- Research article
- Open Access
- Open Peer Review
Coronary artery bypass grafting associated to aortic valve replacement in the elderly: survival and quality of life
Journal of Cardiothoracic Surgery volume 7, Article number: 13 (2012)
Myocardial ischemia is often associated to aortic valve stenosis in the elderly. Aim of this study was to evaluate the impact on survival and quality of life of CABG associated to aortic valve replacement in the septuagenarians and octogenarians.
Between January 1991 and January 2010, 520 patients ageing > 70 years underwent aortic valve replacement with a mechanical prosthesis in two Institutions. They were divided into 2 groups: Group A included 406 patients undergoing isolated aortic valve replacement; Group B 114 patients receiving aortic valve replacement and CABG. A comparative analysis of long-term survival and quality of life (SF-36 test) was performed.
Mean age was 74.2 ± 3.6 years (74.3 ± 3.6 in Group A, 74 ± 3.3 in Group B; p = 0.33). Hospital mortality was 9.5% (46 patients). Twenty-nine (7.8%) in Group A and 17 in Group B (15.2%)(p = 0.019). Actuarial survival was 88.5% ± 0.015 at 1 year, 81.9% ± 0.02 at 5 years, 76.6% ± 0.032 at 10 and 57.3 ± 0.1 at 15 years. Ten-year survival was 77% ± 0.034 in Group A and 77.8% ± 0.045 in Group B (p = 0.2). Multivariate analysis did not reveal associated CABG as a predictor of long term mortality. The scores obtained in the SF-36 test were similar in the two groups and significantly higher than those of the general population matched for country, age and sex (p < 0.001 in all domains).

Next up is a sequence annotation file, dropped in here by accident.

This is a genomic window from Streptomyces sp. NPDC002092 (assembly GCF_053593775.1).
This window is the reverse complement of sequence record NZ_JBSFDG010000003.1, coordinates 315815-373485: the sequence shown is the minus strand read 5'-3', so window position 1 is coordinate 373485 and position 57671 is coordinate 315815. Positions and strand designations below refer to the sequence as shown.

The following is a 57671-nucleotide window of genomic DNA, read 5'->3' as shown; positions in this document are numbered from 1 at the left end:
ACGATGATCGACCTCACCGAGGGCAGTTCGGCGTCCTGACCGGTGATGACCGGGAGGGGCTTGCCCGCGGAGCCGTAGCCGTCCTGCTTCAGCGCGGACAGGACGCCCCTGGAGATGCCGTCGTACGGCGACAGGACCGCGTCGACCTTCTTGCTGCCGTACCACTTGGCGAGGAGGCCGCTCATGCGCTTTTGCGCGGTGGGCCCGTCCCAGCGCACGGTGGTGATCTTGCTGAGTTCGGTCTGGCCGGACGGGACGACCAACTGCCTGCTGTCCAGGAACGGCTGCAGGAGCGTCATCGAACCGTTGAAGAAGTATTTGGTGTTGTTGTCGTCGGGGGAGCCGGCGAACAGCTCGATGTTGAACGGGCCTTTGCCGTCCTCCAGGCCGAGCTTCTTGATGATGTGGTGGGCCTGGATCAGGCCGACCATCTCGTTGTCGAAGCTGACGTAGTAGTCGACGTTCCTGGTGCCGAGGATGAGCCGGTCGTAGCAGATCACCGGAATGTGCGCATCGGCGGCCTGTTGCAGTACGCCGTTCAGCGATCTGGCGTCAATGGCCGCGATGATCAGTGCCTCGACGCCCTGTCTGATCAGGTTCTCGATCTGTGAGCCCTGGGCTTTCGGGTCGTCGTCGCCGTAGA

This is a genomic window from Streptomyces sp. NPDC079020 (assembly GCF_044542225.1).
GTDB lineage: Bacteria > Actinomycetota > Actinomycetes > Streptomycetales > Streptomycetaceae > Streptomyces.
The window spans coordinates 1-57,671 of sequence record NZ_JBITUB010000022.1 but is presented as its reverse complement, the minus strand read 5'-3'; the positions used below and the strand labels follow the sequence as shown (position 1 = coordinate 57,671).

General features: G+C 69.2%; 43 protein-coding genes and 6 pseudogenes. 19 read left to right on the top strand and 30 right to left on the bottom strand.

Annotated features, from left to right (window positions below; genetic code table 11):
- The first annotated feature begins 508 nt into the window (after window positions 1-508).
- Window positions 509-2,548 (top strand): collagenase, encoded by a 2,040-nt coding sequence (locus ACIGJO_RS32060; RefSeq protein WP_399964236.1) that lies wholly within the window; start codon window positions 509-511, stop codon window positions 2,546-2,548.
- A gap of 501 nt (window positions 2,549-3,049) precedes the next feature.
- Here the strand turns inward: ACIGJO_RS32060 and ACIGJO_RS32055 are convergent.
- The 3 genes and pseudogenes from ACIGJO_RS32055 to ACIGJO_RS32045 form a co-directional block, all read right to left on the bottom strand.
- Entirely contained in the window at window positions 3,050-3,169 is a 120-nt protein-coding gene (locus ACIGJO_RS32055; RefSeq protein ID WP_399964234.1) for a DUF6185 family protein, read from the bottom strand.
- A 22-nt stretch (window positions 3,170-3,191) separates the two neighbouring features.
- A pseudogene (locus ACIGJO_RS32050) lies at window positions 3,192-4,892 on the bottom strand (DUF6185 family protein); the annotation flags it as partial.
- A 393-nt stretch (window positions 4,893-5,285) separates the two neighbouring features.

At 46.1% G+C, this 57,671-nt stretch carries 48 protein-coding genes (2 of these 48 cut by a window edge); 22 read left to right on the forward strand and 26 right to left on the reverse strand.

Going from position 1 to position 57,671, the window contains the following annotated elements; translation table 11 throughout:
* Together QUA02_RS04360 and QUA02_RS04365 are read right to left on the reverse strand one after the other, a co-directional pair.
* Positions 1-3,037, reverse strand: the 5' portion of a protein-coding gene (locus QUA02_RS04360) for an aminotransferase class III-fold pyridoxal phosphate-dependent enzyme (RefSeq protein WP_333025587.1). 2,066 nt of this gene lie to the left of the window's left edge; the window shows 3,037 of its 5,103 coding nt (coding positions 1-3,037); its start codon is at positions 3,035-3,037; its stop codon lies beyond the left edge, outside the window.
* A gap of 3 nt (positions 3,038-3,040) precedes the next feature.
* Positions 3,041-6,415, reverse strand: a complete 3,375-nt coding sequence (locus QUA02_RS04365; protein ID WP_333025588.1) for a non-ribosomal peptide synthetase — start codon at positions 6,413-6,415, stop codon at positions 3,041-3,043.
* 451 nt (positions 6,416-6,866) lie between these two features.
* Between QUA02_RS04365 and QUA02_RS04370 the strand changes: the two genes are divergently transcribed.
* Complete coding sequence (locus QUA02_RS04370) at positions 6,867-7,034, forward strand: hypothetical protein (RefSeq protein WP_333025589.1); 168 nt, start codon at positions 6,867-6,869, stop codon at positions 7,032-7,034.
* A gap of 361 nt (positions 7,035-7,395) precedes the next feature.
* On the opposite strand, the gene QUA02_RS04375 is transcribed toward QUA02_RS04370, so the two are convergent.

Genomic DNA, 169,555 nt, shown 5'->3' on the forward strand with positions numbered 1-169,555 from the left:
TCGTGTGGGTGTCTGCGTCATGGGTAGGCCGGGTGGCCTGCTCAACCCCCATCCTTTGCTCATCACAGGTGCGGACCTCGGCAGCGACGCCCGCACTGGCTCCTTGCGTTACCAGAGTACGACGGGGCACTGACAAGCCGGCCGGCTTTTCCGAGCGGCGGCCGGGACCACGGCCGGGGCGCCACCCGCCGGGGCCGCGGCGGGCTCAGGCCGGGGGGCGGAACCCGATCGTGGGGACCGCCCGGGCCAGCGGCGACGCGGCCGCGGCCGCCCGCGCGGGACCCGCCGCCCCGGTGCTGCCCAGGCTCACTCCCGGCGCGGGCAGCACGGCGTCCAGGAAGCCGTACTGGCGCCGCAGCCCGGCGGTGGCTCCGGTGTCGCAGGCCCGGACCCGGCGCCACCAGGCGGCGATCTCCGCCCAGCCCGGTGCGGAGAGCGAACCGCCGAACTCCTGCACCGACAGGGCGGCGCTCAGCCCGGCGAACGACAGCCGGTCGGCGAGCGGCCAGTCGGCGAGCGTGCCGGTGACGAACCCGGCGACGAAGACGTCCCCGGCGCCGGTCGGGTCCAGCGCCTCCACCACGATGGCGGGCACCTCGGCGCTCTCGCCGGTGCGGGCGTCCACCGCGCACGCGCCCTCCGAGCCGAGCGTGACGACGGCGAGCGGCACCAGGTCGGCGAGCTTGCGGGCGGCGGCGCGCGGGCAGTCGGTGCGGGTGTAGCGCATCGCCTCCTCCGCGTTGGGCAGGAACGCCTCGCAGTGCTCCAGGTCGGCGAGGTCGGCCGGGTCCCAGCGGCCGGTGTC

Associated CABG determines a significant increase of hospital mortality in the elderly undergoing aortic valve replacement. Survivors did not show differences in long-term outcome and quality of life according to the presence of associated CABG.
Aortic valve replacement (AVR) is an accepted therapy for septuagenarians or octogenarians affected by aortic valve disease . It has been demonstrated that isolated AVR can be performed with a low operative mortality rate in elderly patients, improves long-term survival and quality of life (QOL) . Calcified aortic stenosis is frequently associated to coronary arteries diseases and CABG is required during the AVR procedure. Aim of the present study was to investigate the impact of CABG associated to AVR on short and long term outcome and quality of life in elderly patients.
Material and methods
Our Institutions Ethics Committee approved this study and waived the need to obtain patient consent. Between January 1991 and January 2010, 520 patients older than 70 years underwent consecutive AVR with mechanical bileaflet prostheses; by policy, mechanical devices were preferred at our Institutions in those years even in elderly patients unless life-long anticoagulation was contraindicated. In our previous studies, the incidence of anticoagulation-related complications was very low in patients older than 70 years, who underwent mechanical prosthetic implant and whose dicumarol therapy was strictly followed at our dedicated outpatient clinic [3–5].
In the light of our experience with mechanical valve implantation and with the management of oral anticoagulation in septuagenarians and octogenarians, associated to high long-term survival rates in those series showed, we prefer the use of bileaflet prostheses in elderly, with the aim to avoid the risk of a possible reoperation in the eight and ninth decade of life for structural degeneration of bioprosthesis.
The study population was divided in group A (406 isolated AVR) and Group B (114 CABG associated to AVR).
All patients underwent preoperative full cardiological screening including trans-thoracic or trans-oesophageal echocardiography and coronary angiography. All operations were performed by the same group of surgeons. Cardiopulmonary bypass methods were uniform throughout the study: systemic moderate hypothermia was employed in all cases, along with myocardial protection through crystalloid hyperkaliemic cardioplegia infusion into the aortic root in case of normal aortic valve competence, or directly into the coronary ostia in case of aortic valve regurgitation, associated to topical cooling with cold saline.